The stand-off between Ports of Auckland and Auckland Council over a political call to stop work on two wharf extensions enters its fourth week today, with no sign of a solution in sight.
The Ports board is meeting today when it will discuss a letter that "strongly suggests" that no further work be done on the extensions until a wide-ranging port study is done.
Board chairman Graeme Hawkins yesterday said the board was working through the implications of the letter from the council body that monitors its plans and financial performance, but did not know when it would respond.
On March 30, council chief executive Stephen Town wrote to Auckland Council Investments (ACIL) asking it to "encourage" Ports bosses to halt extensions until the study was done. In turn, ACIL wrote another letter to the Ports board to strongly suggest a halt to works.
Enabling works have begun on the $22 million extensions. Main works have not started. Mr Hawkins said the board had some points of clarification with the ACIL letter.
The Ports board, which is under sustained public and political pressure to stop work on the wharf extensions, was not trying to build monuments, Mr Hawkins said.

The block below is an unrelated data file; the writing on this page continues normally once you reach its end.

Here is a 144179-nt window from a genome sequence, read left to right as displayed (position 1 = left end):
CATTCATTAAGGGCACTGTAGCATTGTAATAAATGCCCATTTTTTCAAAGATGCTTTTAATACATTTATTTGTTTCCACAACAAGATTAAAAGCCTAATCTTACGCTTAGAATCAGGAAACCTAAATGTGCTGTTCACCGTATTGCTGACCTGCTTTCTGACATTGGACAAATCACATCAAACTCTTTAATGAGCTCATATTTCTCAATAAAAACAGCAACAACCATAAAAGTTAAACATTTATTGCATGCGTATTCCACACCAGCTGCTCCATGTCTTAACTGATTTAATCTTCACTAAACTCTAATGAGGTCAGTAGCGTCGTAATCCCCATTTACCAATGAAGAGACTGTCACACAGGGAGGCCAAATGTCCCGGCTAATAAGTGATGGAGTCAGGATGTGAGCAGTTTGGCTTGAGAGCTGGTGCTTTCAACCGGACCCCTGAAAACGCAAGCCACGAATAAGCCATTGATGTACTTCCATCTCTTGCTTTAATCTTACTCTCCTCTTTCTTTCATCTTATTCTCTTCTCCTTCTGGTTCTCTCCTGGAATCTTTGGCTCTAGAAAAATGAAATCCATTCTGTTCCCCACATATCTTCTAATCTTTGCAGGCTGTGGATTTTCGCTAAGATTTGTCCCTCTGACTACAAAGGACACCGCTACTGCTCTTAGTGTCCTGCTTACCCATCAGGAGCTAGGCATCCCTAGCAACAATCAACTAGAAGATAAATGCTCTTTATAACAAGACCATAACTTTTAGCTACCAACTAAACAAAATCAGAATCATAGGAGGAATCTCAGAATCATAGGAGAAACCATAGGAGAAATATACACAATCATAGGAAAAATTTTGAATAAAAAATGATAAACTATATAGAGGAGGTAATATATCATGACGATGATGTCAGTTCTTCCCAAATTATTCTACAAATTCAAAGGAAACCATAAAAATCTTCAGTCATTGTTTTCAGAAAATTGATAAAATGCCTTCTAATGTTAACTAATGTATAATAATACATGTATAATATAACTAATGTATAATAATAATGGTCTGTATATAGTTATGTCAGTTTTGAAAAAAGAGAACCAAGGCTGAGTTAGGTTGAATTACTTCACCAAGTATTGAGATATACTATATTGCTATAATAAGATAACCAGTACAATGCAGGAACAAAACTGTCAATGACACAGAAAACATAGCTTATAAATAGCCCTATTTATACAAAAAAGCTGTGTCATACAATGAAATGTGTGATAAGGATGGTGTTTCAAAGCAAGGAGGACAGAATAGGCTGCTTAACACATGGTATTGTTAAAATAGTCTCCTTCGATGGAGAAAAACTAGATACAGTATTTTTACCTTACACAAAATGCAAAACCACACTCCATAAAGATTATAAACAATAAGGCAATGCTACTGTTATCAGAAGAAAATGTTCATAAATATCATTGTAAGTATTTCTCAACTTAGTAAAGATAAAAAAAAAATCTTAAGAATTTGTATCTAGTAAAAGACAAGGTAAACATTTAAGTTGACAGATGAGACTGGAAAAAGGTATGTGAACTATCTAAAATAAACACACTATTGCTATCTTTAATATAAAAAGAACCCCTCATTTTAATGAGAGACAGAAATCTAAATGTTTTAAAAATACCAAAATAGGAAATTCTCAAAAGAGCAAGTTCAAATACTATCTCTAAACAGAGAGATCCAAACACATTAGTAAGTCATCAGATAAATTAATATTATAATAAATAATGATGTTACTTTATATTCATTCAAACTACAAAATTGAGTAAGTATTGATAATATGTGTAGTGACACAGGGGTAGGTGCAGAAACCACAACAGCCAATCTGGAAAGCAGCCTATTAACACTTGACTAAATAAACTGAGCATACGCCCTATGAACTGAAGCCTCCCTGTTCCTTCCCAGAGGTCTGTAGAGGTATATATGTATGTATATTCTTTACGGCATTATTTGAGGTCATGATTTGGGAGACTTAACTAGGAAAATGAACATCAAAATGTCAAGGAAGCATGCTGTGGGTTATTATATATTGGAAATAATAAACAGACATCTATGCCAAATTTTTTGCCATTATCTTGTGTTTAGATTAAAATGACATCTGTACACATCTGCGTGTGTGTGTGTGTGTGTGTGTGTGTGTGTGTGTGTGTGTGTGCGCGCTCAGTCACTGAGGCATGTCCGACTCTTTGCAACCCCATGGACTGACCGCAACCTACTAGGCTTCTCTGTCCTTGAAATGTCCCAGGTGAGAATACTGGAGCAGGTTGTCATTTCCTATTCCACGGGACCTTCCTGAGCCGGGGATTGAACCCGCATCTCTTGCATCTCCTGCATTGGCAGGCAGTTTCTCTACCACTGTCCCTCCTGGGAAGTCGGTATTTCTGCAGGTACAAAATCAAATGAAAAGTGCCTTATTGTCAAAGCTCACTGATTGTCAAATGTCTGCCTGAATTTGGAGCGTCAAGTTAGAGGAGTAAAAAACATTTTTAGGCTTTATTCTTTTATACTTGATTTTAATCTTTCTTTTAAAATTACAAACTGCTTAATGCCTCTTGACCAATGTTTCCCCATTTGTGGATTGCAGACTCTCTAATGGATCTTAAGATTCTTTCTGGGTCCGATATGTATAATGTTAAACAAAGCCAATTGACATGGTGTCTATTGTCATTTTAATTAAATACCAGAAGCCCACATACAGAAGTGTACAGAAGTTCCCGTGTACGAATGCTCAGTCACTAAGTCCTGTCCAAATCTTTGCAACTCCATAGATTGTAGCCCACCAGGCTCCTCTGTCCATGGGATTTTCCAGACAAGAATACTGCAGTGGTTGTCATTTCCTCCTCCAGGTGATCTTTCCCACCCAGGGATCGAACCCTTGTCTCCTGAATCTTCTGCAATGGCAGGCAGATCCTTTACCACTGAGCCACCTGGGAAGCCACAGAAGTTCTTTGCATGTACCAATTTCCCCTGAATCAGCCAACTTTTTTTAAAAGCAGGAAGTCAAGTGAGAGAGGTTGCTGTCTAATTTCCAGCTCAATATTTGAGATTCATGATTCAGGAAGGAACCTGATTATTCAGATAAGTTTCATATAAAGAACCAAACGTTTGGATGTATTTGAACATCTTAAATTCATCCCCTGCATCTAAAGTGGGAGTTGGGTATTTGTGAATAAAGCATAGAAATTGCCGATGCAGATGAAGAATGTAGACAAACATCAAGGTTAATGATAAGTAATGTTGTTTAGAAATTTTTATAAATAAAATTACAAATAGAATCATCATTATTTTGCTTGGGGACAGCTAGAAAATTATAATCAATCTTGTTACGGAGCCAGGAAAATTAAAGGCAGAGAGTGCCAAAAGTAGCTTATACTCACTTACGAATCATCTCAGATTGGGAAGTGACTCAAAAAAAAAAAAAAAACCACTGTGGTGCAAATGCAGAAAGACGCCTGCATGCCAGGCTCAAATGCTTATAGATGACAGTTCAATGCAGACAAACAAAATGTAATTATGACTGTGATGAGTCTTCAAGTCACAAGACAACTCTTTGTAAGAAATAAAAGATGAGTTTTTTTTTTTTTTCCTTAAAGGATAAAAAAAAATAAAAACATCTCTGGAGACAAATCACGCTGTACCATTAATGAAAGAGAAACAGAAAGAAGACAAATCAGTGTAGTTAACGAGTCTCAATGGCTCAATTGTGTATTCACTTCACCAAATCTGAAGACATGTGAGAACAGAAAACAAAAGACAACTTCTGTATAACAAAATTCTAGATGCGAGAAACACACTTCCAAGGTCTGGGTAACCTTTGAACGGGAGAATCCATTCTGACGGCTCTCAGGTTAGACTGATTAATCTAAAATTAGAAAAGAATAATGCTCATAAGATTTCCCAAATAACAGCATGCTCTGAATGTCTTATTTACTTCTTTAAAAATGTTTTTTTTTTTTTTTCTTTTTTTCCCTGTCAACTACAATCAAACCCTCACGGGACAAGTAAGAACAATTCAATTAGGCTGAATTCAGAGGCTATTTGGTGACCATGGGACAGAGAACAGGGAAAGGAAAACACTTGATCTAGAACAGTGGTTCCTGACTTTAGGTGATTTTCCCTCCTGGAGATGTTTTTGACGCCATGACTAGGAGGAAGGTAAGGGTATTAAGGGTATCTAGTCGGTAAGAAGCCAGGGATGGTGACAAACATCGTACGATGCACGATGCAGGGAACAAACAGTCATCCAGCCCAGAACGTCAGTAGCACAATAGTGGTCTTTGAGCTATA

He said there were genuine and urgent reasons for the extensions.
They were needed to provide longer berth space for bigger ships which the shipping lines wanted certainty about from late 2016 and 2017.
He said the port company had agreed to dismantle the wharf extensions if the port study found they were not needed or the port was to move.
Even having the extensions in place for a couple of years would be worth more than the $22 million cost of building them and the costs of dismantling them, Mr Hawkins said.
Auckland Mayor Len Brown was not impressed when ACIL and Ports suggested discussions would continue, but there is now a feeling at the council that the issues are complex and should not be rushed.
Where to for the Ports?
• Political call to halt wharf extensions into fourth week.
• Ports board meets today.
• No decision likely on extensions.